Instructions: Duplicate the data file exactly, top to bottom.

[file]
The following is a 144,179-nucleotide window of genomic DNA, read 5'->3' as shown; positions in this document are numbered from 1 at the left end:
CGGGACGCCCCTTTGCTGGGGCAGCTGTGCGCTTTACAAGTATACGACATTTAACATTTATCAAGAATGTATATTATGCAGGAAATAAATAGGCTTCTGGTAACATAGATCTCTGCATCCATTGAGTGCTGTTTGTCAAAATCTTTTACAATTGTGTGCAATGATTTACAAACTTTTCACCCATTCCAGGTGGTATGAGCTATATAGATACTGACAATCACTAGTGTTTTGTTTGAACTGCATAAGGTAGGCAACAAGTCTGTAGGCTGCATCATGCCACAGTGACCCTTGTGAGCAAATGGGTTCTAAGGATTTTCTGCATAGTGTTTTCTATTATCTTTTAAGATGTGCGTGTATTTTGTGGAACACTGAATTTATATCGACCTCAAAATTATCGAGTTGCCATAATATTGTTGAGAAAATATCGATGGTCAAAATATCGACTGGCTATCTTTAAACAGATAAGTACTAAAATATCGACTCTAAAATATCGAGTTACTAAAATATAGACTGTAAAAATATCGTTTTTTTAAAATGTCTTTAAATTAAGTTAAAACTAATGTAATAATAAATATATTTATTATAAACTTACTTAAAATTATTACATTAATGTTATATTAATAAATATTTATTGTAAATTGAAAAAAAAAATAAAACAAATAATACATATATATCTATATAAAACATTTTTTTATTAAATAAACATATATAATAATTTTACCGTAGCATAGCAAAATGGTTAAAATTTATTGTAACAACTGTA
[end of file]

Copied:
The following is a 144,179-nucleotide window of genomic DNA, read 5'->3' as shown; positions in this document are numbered from 1 at the left end:
CGGGACGCCCCTTTGCTGGGGCAGCTGTGCGCTTTACAAGTATACGACATTTAACATTTATCAAGAATGTATATTATGCAGGAAATAAATAGGCTTCTGGTAACATAGATCTCTGCATCCATTGAGTGCTGTTTGTCAAAATCTTTTACAATTGTGTGCAATGATTTACAAACTTTTCACCCATTCCAGGTGGTATGAGCTATATAGATACTGACAATCACTAGTGTTTTGTTTGAACTGCATAAGGTAGGCAACAAGTCTGTAGGCTGCATCATGCCACAGTGACCCTTGTGAGCAAATGGGTTCTAAGGATTTTCTGCATAGTGTTTTCTATTATCTTTTAAGATGTGCGTGTATTTTGTGGAACACTGAATTTATATCGACCTCAAAATTATCGAGTTGCCATAATATTGTTGAGAAAATATCGATGGTCAAAATATCGACTGGCTATCTTTAAACAGATAAGTACTAAAATATCGACTCTAAAATATCGAGTTACTAAAATATAGACTGTAAAAATATCGTTTTTTTAAAATGTCTTTAAATTAAGTTAAAACTAATGTAATAATAAATATATTTATTATAAACTTACTTAAAATTATTACATTAATGTTATATTAATAAATATTTATTGTAAATTGAAAAAAAAAATAAAACAAATAATACATATATATCTATATAAAACATTTTTTTATTAAATAAACATATATAATAATTTTACCGTAGCATAGCAAAATGGTTAAAATTTATTGTAACAACTGTA